Murray Sayle, who died on 18 September, began writing for the LRB in his seventies. He’d already been a star turn as a journalist during the great days of the Sunday Times, known for his report that Che Guevara had left Cuba to wage war in South America, his dispatches from Vietnam and his dashing accounts of sailing solo across the Atlantic and tackling Everest. His work for the LRB was an energetic, thoughtful review of the log, with plenty of new material added: on the handover of Hong Kong; on the economic crisis in Japan, where he was living at the time; on climate change and the shortcomings of Kyoto.


23 September 2010

Sleepless in Masaya

John Perry hopes for a power cut

Jenny Diski has written recently about being treated like an old bag for complaining about her young neighbour’s music. I sympathise, but wonder how much worse she would feel if she lived in Latin America. When I came to Nicaragua seven years ago, I briefly lived next door to a man who had to get up very early to go to work. His house was made of plastic and tin, but equipped with a powerful radio which he put on at full blast at 3.00 a.m. every day except Sundays.


22 September 2010

Ominous Trend

Joshua Kurlantzick · China's Foreign Policy

Over the past two weeks, a dispute between Japan and China over a series of islands claimed by both countries has spiralled into a major diplomatic incident. In response to the Japanese coastguard’s seizure of a Chinese fishing boat following a collision near the islands, Beijing has cut off high-level diplomatic talks with Japan. In both countries, nationalist protestors have taken to the streets. The dispute is part of an ominous trend.


21 September 2010

Playing the wait-and-see long game

Jenny Diski despairs of politics

One of the perks of being a writer these days is that from time to time you get to sit next to politicians at BBC-hosted dinner parties and on publicity-seeking panels of writers feeding the face-time craving of readers. Just before the 1997 election there was Paul (now Baron) Boateng on my left (at the table, not politically) responding to my ill-mannered complaint about the destruction of the point of the Labour Party by the invention of New Labour and its Tory policies on poverty. Don't worry, he said conspiratorially, you'll see. We have to get into power. Then we'll legislate to improve the condition of the poor. We're still the old Labour Party, but we have to get elected. New Labour is the only way to do it. Wait and see, we're playing the long game. But once you're in power, you'll have another election to fight. Just wait and see, he said. I waited and I saw.


20 September 2010

Better in one way, worse in another

Bernard Porter · The Swedish Election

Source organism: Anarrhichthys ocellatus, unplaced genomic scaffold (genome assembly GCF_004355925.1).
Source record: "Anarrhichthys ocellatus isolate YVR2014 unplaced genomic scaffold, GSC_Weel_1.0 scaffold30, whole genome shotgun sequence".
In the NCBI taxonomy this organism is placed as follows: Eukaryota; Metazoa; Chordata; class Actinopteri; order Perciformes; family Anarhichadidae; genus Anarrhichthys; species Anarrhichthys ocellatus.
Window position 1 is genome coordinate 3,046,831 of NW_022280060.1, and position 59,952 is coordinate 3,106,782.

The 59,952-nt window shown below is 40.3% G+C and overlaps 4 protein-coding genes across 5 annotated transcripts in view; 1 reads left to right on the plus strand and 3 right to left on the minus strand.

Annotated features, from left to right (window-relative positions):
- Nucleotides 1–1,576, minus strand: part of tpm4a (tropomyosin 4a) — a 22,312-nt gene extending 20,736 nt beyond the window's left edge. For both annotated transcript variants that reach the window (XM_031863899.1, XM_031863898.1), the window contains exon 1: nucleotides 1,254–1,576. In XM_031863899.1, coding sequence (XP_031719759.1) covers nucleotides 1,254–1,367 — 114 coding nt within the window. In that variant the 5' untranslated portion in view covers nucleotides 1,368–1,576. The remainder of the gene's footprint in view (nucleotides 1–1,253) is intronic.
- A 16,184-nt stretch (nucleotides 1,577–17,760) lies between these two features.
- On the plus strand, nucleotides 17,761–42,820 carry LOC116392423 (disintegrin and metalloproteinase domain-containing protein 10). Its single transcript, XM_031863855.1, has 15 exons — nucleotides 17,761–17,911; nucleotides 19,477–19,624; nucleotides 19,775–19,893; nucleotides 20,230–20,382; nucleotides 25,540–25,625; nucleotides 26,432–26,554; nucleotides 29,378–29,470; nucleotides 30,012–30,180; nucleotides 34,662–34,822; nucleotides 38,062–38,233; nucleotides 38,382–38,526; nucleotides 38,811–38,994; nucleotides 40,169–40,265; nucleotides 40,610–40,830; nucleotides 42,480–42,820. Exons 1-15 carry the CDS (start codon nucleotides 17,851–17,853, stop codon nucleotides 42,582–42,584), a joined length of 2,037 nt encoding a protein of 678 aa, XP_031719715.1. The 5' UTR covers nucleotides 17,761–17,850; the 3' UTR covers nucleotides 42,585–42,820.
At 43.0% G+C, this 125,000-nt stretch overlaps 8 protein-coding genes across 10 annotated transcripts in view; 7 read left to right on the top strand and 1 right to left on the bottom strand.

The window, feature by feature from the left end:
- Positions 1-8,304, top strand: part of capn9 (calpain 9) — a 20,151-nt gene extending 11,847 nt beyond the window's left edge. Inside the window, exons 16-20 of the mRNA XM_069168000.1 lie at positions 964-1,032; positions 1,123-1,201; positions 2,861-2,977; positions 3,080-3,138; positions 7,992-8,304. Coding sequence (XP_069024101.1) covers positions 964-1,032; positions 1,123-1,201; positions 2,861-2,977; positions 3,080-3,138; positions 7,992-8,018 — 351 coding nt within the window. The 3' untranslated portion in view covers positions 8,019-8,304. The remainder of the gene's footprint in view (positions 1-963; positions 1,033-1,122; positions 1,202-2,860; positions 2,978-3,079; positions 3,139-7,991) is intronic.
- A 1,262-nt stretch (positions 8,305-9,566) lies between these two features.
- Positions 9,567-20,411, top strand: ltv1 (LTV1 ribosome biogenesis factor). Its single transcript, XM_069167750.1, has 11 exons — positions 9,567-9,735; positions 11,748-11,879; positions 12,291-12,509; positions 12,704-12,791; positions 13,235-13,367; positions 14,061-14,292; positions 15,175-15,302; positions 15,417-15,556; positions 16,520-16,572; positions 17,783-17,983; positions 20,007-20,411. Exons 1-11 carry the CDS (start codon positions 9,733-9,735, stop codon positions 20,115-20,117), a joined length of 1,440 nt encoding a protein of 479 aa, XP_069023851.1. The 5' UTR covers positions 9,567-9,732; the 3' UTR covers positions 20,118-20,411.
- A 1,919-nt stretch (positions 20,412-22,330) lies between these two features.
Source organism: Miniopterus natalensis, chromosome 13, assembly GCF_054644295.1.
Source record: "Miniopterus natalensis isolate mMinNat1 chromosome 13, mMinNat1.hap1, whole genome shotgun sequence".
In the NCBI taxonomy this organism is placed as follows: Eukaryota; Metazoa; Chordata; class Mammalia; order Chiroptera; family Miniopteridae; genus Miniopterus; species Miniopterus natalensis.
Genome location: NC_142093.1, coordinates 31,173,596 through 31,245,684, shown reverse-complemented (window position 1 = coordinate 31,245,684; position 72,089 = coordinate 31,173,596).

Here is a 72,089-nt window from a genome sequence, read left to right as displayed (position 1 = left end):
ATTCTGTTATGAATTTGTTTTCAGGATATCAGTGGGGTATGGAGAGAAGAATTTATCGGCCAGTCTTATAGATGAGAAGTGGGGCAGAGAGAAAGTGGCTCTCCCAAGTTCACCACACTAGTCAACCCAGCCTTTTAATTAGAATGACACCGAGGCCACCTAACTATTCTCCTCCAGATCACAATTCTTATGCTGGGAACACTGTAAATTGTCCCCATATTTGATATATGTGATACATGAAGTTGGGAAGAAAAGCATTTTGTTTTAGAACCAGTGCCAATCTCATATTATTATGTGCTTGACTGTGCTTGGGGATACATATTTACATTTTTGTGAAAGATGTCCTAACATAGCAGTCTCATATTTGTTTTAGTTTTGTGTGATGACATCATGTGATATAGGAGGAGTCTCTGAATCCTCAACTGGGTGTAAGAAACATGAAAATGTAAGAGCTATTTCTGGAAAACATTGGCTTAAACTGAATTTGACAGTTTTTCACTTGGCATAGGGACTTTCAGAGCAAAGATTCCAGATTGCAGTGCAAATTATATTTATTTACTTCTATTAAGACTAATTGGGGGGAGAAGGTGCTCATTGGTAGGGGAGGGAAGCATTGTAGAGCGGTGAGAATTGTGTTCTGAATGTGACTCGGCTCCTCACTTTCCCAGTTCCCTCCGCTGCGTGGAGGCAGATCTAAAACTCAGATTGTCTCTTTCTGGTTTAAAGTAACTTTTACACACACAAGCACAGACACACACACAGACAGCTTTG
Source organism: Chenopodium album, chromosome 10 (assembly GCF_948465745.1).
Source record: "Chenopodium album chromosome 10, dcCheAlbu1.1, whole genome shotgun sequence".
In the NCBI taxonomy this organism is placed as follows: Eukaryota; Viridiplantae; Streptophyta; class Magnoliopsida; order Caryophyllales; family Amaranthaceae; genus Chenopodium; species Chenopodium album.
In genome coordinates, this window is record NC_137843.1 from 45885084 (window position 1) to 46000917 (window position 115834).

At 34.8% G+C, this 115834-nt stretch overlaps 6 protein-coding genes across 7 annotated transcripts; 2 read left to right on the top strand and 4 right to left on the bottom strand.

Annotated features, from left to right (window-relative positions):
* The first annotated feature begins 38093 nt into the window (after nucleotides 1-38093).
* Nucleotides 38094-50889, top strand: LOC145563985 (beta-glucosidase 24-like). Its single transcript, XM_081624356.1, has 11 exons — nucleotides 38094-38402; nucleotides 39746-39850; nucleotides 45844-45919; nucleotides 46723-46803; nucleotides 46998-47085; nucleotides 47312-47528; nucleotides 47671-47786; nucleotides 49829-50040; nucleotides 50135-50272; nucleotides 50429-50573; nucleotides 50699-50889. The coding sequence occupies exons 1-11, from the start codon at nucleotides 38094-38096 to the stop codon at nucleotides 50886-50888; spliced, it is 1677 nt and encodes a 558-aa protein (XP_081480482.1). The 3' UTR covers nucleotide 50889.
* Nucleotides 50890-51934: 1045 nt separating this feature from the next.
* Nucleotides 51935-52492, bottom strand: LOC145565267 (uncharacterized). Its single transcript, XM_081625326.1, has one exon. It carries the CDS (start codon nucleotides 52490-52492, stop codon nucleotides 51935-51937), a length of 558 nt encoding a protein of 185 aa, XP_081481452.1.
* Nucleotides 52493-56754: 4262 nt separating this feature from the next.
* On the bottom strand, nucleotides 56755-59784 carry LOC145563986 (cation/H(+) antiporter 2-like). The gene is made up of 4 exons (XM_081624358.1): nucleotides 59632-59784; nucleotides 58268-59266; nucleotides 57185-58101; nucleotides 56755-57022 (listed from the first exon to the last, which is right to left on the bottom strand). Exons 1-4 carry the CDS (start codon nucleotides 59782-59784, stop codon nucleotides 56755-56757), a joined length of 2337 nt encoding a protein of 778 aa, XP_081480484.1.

Yesterday I voted in my first Swedish election – not for the parliament, as I’m only a resident, not a citizen, but for my Kommun, and for the local health authority. It was held in our neighbourhood school. There was a stall outside selling coffee, sandwiches and buns, staffed by the schoolchildren and their parents. You get the same sort of thing if you deliver your tax return in person to Skattehuset on the deadline; almost a carnival atmosphere, with hot dog stalls and the like. People were sitting around in the autumn sun discussing how they had voted; I don’t ever remember seeing that in England. This was social citizenship on display. Maybe it’s why Sweden regularly gets turnouts of over 80 per cent (around 83 per cent this time).


20 September 2010

The Ratzmobile

Glen Newey · Papal Transports

Apparently the last pope, John Paul II, didn’t much care for the term ‘Popemobile’, which lacks the gravitas of the sedia gestatoria, the flunkey-borne sedan chair, flanked by white ostrich plumes, used for bearing popes on public show until the start of Karol Wojtyła’s pontificate in 1978. Presumably the term was formed by analogy with the Batmobile, used by the Caped Crusader for his forays into Gotham City’s dark underbelly, there to do battle with the Penguin, the Joker and other badhats.




18 September 2010

Mandela's Guests

R.W. Johnson

The recent brouhaha over Naomi Campbell's blood diamonds cast a somewhat lurid light over the comings and goings at the Mandela Foundation and the Mandela Children's Fund. For many years there has been a stream of celebrities eager to shake hands with Mandela, share a photo opportunity with him and of course contribute to the fund. But looking at the famous photo of Mandela, Campbell, Charles Taylor et al., you have to wonder what such an unsavoury character as Taylor was doing there. And now there’s Thaksin Shinawatra, who got his photo op with Nelson Mandela last month, as well as a separate one with Winnie.


17 September 2010

More on the Mild Torture Economy

Thomas Jones

Further to Carl Elliott's piece in the current LRB on the dangers of clinical trials, here's Elliott's account of the case of a schizophrenic young man who killed himself while taking part in a psychiatric drug trial at the University of Minnesota.


16 September 2010

Invasion of the Boris Bikes

Jon Day · Boris Bikes